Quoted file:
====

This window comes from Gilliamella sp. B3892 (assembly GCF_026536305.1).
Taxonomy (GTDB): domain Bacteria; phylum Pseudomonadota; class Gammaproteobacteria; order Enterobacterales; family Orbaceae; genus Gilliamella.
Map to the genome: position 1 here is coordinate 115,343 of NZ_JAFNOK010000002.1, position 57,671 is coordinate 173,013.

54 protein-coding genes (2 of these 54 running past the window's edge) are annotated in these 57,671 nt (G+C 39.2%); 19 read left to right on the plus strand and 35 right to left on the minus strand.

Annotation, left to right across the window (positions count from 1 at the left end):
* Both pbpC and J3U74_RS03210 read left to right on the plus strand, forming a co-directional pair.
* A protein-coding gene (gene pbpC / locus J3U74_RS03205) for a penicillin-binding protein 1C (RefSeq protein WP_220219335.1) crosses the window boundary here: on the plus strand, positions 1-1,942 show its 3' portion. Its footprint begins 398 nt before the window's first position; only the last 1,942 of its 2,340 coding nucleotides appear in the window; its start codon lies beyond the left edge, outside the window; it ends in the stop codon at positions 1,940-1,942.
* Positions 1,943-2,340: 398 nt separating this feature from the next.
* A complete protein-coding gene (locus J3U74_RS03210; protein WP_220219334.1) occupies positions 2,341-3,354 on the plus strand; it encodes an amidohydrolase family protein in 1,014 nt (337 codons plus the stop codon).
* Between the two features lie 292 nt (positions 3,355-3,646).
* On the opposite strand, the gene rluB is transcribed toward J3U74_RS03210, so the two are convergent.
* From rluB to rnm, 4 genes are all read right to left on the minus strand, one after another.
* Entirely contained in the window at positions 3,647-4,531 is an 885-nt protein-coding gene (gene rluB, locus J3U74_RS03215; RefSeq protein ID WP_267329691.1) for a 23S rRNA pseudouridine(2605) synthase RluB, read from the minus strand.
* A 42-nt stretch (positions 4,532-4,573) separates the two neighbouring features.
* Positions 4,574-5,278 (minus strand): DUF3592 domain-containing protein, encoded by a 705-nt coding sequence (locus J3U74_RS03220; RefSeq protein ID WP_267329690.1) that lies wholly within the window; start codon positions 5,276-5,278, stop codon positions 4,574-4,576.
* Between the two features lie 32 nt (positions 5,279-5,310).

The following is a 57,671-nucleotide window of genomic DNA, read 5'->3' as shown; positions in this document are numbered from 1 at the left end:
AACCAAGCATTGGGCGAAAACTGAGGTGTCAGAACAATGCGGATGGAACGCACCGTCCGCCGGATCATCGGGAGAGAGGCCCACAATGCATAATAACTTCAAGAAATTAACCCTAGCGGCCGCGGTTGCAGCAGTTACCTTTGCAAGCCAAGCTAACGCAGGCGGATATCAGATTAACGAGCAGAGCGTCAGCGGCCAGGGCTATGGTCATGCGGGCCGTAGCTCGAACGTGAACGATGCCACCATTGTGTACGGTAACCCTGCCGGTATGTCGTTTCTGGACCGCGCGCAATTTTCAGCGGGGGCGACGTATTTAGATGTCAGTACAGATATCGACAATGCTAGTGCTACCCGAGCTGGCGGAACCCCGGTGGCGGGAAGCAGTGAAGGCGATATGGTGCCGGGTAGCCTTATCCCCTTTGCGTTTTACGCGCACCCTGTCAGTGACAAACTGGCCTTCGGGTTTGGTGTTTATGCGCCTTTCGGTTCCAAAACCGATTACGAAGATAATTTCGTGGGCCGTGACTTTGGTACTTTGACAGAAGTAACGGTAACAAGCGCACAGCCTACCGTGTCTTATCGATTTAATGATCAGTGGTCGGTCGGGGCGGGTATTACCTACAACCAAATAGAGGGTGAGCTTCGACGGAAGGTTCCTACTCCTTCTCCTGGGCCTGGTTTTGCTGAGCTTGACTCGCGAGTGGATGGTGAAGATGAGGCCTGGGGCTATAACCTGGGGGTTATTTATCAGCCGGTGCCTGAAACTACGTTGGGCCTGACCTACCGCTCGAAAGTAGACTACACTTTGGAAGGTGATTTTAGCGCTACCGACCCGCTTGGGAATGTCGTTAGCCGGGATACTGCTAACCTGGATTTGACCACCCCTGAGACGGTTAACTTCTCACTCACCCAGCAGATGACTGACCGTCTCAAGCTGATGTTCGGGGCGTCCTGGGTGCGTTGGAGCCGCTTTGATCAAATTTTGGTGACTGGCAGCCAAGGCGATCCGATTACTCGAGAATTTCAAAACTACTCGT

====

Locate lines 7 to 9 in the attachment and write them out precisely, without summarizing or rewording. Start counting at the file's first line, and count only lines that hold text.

* A protein-coding gene (gene pbpC / locus J3U74_RS03205) for a penicillin-binding protein 1C (RefSeq protein WP_220219335.1) crosses the window boundary here: on the plus strand, positions 1-1,942 show its 3' portion. Its footprint begins 398 nt before the window's first position; only the last 1,942 of its 2,340 coding nucleotides appear in the window; its start codon lies beyond the left edge, outside the window; it ends in the stop codon at positions 1,940-1,942.
* Positions 1,943-2,340: 398 nt separating this feature from the next.
* A complete protein-coding gene (locus J3U74_RS03210; protein WP_220219334.1) occupies positions 2,341-3,354 on the plus strand; it encodes an amidohydrolase family protein in 1,014 nt (337 codons plus the stop codon).